Construction workers digging outside a Northwest Washington apartment building have unearthed a cast-iron casket that experts believe probably dates to the late 19th century.
The discovery was made Friday afternoon by a construction crew working at 1465 Columbia Rd. NW in the Columbia Heights neighborhood. The workers covered the casket with a tarp and over the weekend left it in place in a seven-foot ditch behind secured gates, project manager Randy Boyd said.
Construction workers surround the cast-iron casket they found at a construction site in the 1400 block of Columbia Road.
(Photos Randy Boyd)
On Monday evening, after word of the archaeological find spread through the neighborhood and crowds of onlookers had gathered throughout the day, workers locked the casket in the empty building for safekeeping.
But that night, vandals went to work. According to Boyd, they bashed in the building's back door, cracked the casket's iron faceplate and broke the sheet of glass beneath it.
"When I saw the damage the next day, I was shocked that someone would be so stupid, so animal-like that they would do this to something so historic and to someone's tomb," Boyd said. "It was like these people were grave robbers or something."
He said that some neighbors told him they had observed several youngsters breaking into the building about 8 p.m. but did not call police.
Because of the damage, Boyd could partially see the contents of the casket: a head with strands of blond hair, leathery skin and a scarf wrapped around it. He said he could not tell whether the remains were those of a man or woman.
Boyd said that the workers subsequently taped the casket and moved it to another building owned by DBT Development, the company doing the work at the Columbia Road location.
Boyd said that DBT will keep the casket until a representative from the Smithsonian Institution takes custody of it next week. But Randall Kremer, spokesman for the Smithsonian's National Museum of Natural History, said that one of the organization's forensic anthropologists first plans to examine the casket.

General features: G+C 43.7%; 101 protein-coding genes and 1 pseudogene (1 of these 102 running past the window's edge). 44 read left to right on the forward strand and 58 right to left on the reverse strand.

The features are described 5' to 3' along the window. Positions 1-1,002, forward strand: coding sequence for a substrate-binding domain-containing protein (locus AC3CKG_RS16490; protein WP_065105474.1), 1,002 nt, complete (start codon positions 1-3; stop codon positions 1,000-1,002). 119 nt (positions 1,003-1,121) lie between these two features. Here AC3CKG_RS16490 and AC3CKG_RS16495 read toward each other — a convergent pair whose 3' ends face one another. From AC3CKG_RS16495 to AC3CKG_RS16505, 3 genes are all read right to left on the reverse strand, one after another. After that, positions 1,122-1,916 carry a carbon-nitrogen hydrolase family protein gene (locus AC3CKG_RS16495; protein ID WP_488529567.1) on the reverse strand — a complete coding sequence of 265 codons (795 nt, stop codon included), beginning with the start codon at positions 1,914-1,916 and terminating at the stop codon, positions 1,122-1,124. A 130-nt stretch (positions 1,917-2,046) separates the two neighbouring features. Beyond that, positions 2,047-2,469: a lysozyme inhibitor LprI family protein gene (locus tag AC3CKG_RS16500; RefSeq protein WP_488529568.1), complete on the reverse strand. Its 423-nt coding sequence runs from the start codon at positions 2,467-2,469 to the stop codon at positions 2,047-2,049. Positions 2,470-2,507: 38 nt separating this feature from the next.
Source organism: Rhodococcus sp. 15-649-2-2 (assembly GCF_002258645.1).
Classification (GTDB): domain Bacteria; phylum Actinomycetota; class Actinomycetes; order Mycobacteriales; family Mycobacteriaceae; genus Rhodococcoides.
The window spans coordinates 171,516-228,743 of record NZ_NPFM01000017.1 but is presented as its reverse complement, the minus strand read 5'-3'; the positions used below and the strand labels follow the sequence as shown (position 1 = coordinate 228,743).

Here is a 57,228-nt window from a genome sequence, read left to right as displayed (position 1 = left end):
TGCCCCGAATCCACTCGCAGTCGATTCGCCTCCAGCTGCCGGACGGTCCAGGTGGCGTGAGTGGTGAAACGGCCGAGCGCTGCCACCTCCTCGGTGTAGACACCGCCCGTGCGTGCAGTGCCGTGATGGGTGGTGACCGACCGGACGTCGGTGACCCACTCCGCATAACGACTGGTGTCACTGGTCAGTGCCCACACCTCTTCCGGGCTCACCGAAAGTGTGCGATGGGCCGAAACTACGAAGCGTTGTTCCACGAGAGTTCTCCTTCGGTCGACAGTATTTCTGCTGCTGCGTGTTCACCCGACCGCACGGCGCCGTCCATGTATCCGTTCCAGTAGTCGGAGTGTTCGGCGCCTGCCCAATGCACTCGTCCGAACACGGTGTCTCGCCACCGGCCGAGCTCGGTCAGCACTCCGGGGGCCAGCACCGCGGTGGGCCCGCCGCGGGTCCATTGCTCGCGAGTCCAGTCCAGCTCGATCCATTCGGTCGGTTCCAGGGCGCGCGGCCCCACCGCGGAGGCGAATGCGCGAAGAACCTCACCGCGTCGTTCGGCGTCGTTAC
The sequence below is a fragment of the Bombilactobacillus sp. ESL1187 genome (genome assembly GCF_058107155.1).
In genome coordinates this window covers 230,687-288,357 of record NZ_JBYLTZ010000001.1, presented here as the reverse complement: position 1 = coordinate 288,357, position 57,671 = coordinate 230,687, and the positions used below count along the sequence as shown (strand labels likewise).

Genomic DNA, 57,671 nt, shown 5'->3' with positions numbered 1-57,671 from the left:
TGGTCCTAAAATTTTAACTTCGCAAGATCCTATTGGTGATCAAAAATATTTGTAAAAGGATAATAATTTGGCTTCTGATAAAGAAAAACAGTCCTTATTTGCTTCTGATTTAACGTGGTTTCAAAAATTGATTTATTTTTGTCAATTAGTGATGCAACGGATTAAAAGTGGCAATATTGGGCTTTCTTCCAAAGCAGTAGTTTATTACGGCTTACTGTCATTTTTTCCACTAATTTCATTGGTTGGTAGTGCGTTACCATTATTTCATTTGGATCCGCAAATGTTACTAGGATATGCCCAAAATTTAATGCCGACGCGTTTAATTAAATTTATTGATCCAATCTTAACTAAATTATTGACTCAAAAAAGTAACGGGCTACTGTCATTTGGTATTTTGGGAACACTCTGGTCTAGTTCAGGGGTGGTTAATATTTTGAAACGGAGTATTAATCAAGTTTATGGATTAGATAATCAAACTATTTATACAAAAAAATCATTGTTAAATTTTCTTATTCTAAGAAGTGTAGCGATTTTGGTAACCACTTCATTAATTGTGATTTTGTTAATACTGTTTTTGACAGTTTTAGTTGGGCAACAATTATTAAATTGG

"We will look at it next week to see whether we want to take it and add it to the national collection," Kremer said. "It could take a few days to complete the examination."
Nancy Kassner, an archaeologist with the D.C. Historic Preservation Office, said that she has yet to examine the casket but has concerns about the effects of the vandalism on the artifact and its contents.
"Air has gotten into it and probably done damage. Air can facilitate disintegration," Kassner said. She said that her office eventually would like to see the body reinterred "somewhere suitable because that's what should be done out of respect for the dead."
Kassner said she believes that the casket predates Calvary Methodist Church, which is next door to the Columbia Road apartment building and was constructed in 1902, because the soil around the coffin does not appear to have been disturbed.
Jane Freundel Levey, a historian for the nonprofit group Cultural Tourism D.C., said that beginning in the late 1860s, what is known today as Columbia Heights was one of the District's earliest upper-middle-class developments, checkered by large, free-standing houses. She also noted that the area between the Duke Ellington Bridge and 14th Street NW once had five Civil War hospitals.
Other experts pointed out that cast-iron caskets were expensive at the time and that the individual buried in the one found in Columbia Heights might have been a person of note.
Boyd said his construction team had to hold onto the casket, which was found about three feet below a gas line, because it could not get the police department or any other District agency to pick it up.
Lt. William Farr of the D.C. police homicide unit said the casket was not a police matter because a homicide was not involved.
"If it was just bones, it would have been a police issue," Farr said. "But because this person was in a casket, it constitutes a proper burial. There was no indication of foul play."
He said that police notified the D.C. Department of Consumer and Regulatory Affairs and was told that someone from the agency was "on the way."
But no one from DCRA came, Boyd said. An agency spokeswoman, Gwendolyn Davis, said that "DCRA had no role in that instance."